What sort of music do you get if you mix David Wolfenden aka Wolfie of Red Lorry, Yellow Lorry and Caroline Blind? A band called Voidant and perhaps a style you were not expecting. With an illustrious roll call of contributing artists, on baritone guitars Rich Witherspoon (The Wake), bass guitars Simon Ding Archer (Red Lorry Yellow Lorry, 1919) and Ade Clark (Black Chapel) and pianist David Gregory.

The first track, “Heart/Feather” has a tribal taste to it and the reference is rooted in Egyptian mythology. When you die, your heart that holds your sins, will be weighed against the feather that is Maat (goddess of truth and justice), watched by Anubis and if found unworthy, eaten by Ammit the Devourer. Hence there is an Eastern flare in the guitar work.

The single “La Loba” is an ode to the wolf. An implored request for the wolf to finish the remains after Blind has sung that she could not continue and succumbed to the snow. A slow love song to be one with the wilderness.

Whispers and an insistent synth line that wanders through your head in “Phantom Ex“. The shadow of a previous relationship, that took a toll on someone whom you dearly want to see you as a potential healing lover. “Ghosted” has a great incongruity between the piano lines and guitar work, giving a slightly unhinged atmosphere.

SG Truth” has a trip hop feel fused with a modern jazz sensibility. It keeps you off balance as it weaves it’s way. Dreams of the “Summer78“, of Irish migrants fleeing across the sea, which for some would be their last journey. A story of memories perhaps stored in your DNA and like all good stories it is sung in a tone to lure you in and feels as delicate as a woven spiderweb.

There are two cover on this album and they sit side by side. “7 And 7 Is” was originally performed by Love in 1966 and also covered by Alice Cooper in 1981 and The Ramones in 1993. There is this wonderful juxtoposition of Blind’s punk vocals and the surreal electronics. It’s a great cover of this proto-punk classic.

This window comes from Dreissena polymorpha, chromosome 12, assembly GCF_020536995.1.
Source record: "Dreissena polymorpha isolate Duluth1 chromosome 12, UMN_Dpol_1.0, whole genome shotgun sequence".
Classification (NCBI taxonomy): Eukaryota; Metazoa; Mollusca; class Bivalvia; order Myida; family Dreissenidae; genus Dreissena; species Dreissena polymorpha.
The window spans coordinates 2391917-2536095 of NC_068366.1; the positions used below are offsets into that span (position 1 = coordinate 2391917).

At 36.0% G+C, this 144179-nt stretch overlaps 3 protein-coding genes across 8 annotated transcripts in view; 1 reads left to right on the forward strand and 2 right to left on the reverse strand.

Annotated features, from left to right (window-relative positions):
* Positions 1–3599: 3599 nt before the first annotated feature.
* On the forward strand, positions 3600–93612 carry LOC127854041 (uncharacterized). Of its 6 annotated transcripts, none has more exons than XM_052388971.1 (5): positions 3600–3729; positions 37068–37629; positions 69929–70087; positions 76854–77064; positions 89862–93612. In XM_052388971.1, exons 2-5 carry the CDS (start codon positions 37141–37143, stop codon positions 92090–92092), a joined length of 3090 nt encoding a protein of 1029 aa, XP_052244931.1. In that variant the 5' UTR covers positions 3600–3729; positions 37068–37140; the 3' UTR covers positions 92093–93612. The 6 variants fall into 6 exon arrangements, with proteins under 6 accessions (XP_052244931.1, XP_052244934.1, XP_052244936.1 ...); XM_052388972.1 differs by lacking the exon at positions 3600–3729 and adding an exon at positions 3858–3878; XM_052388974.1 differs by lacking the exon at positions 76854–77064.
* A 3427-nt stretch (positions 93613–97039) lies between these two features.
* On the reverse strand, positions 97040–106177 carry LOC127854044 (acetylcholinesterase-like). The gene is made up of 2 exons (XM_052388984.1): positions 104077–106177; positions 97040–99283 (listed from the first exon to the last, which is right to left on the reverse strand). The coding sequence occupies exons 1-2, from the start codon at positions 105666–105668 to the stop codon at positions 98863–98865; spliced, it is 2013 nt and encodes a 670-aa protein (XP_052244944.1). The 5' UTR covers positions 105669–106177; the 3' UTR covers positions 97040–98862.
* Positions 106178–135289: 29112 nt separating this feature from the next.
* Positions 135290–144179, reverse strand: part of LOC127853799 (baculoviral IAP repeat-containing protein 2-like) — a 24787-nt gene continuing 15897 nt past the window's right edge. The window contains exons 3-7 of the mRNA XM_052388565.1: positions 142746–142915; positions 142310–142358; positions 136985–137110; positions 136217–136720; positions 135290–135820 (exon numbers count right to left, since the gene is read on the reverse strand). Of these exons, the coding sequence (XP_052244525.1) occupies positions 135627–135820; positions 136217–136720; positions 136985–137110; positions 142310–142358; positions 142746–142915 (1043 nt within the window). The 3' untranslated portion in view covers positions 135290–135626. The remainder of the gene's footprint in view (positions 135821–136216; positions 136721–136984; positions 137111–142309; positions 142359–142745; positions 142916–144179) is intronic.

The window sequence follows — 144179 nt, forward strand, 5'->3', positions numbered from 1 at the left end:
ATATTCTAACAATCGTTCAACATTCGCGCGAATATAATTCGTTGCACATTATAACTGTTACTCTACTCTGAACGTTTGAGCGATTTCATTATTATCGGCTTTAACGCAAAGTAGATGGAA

In 1964, Buffy Saint Marie wrote and released “Universal Soldier“, which later became a hit for both Donovan and Glenn Campbell. A song about seeing things from another perspective and ultimately an anti-war piece. This is so tranquil with Blind near singing a cappella, if it wasn’t for the percussion and low grade whirring beneath.

Vortex” is the last track and it is a little transcendental with the hypnotic beat and guitar transitioning from a bit country, then a bit funky and then wailing. It is a rather groovy way to finish the album because as we all know, the eye of the storm is the calmest place to be.

Recorded between Leeds in the UK and New Jersey, USA, this is not the normal gothic fare but rather a darker form of storytelling which is sometimes trance inducing in its beats and minimalism. Some things can be better felt in the spaces that aren’t filled in. Voidant do this so well as well as also breathing new life into classics and I encourage you to have a listen.

https://voidantmusic.bandcamp.com/album/voidant

Voidant | Facebook

Adriana Martinez and Miguel Bastida are the Mexican duo that make up Deer Mx. The band met, formed in 2013 and reside in Hong Kong of all places and released the beginning of the year, the single, “There’sNoFuture” with a video clip.

The video itself is made up of news disaster and war footage, conveniently called the WWIII Version.

This song seems to deceive you into thinking it is a slow number and for the most part it does start out that way. Though slow to start off, it is persistent even with Martinez’s dulcet tones.

This reminds me of 4AD’s time with the Cocteau Twins that offered dreamy vocals to get lost in. Add in a small dose of P.J.Harvey with Slow Dive and that’s a pretty close estimation.

The music starts to crescendo and crashes inwards with synths and a guitar blazing away.

DEER MX

Every time I hear this piece, it grows more and more on me. Pop savvy with industrial rawness. Enjoy Deer Mx and ‘There’sNoFuture”

http://www.deermx.com

https://www.facebook.com/Deer.Mx/

Feature photo by Alfonso Rosales